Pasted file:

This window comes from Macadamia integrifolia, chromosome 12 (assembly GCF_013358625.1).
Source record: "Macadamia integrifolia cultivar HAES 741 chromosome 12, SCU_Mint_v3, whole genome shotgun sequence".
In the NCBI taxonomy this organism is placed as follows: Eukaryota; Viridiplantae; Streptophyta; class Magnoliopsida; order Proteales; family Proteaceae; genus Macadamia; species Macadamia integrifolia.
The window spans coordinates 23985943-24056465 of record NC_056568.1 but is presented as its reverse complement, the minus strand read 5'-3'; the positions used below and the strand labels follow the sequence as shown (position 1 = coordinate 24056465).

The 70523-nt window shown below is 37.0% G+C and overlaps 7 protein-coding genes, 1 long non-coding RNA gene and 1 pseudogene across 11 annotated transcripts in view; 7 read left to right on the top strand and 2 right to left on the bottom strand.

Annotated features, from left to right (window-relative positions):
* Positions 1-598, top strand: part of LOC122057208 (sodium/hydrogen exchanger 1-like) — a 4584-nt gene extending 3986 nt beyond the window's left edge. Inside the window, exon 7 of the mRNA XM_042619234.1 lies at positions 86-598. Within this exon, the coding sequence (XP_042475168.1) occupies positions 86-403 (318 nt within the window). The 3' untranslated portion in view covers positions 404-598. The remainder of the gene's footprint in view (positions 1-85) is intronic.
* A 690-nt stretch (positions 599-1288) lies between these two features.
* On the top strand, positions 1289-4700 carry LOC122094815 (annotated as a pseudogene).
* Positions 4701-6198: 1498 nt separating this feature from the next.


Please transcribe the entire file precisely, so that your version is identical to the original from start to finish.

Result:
This window comes from Macadamia integrifolia, chromosome 12 (assembly GCF_013358625.1).
Source record: "Macadamia integrifolia cultivar HAES 741 chromosome 12, SCU_Mint_v3, whole genome shotgun sequence".
In the NCBI taxonomy this organism is placed as follows: Eukaryota; Viridiplantae; Streptophyta; class Magnoliopsida; order Proteales; family Proteaceae; genus Macadamia; species Macadamia integrifolia.
The window spans coordinates 23985943-24056465 of record NC_056568.1 but is presented as its reverse complement, the minus strand read 5'-3'; the positions used below and the strand labels follow the sequence as shown (position 1 = coordinate 24056465).

The 70523-nt window shown below is 37.0% G+C and overlaps 7 protein-coding genes, 1 long non-coding RNA gene and 1 pseudogene across 11 annotated transcripts in view; 7 read left to right on the top strand and 2 right to left on the bottom strand.

Annotated features, from left to right (window-relative positions):
* Positions 1-598, top strand: part of LOC122057208 (sodium/hydrogen exchanger 1-like) — a 4584-nt gene extending 3986 nt beyond the window's left edge. Inside the window, exon 7 of the mRNA XM_042619234.1 lies at positions 86-598. Within this exon, the coding sequence (XP_042475168.1) occupies positions 86-403 (318 nt within the window). The 3' untranslated portion in view covers positions 404-598. The remainder of the gene's footprint in view (positions 1-85) is intronic.
* A 690-nt stretch (positions 599-1288) lies between these two features.
* On the top strand, positions 1289-4700 carry LOC122094815 (annotated as a pseudogene).
* Positions 4701-6198: 1498 nt separating this feature from the next.